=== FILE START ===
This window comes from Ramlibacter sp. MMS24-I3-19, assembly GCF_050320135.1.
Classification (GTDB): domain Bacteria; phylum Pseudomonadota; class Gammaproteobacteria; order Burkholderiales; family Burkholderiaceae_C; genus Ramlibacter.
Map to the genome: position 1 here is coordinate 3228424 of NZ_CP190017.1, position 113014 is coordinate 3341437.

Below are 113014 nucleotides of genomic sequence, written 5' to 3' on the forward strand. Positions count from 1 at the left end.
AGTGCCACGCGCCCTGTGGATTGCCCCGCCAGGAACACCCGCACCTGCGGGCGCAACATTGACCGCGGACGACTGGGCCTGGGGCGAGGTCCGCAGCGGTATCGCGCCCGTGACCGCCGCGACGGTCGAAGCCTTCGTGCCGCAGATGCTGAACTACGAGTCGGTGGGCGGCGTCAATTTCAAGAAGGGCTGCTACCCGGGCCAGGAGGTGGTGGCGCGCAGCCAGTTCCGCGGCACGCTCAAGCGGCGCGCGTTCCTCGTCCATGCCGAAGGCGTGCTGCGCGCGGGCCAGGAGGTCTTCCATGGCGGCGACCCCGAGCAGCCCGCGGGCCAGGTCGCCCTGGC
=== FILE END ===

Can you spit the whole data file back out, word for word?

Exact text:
This window comes from Ramlibacter sp. MMS24-I3-19, assembly GCF_050320135.1.
Classification (GTDB): domain Bacteria; phylum Pseudomonadota; class Gammaproteobacteria; order Burkholderiales; family Burkholderiaceae_C; genus Ramlibacter.
Map to the genome: position 1 here is coordinate 3228424 of NZ_CP190017.1, position 113014 is coordinate 3341437.

Below are 113014 nucleotides of genomic sequence, written 5' to 3' on the forward strand. Positions count from 1 at the left end.
AGTGCCACGCGCCCTGTGGATTGCCCCGCCAGGAACACCCGCACCTGCGGGCGCAACATTGACCGCGGACGACTGGGCCTGGGGCGAGGTCCGCAGCGGTATCGCGCCCGTGACCGCCGCGACGGTCGAAGCCTTCGTGCCGCAGATGCTGAACTACGAGTCGGTGGGCGGCGTCAATTTCAAGAAGGGCTGCTACCCGGGCCAGGAGGTGGTGGCGCGCAGCCAGTTCCGCGGCACGCTCAAGCGGCGCGCGTTCCTCGTCCATGCCGAAGGCGTGCTGCGCGCGGGCCAGGAGGTCTTCCATGGCGGCGACCCCGAGCAGCCCGCGGGCCAGGTCGCCCTGGC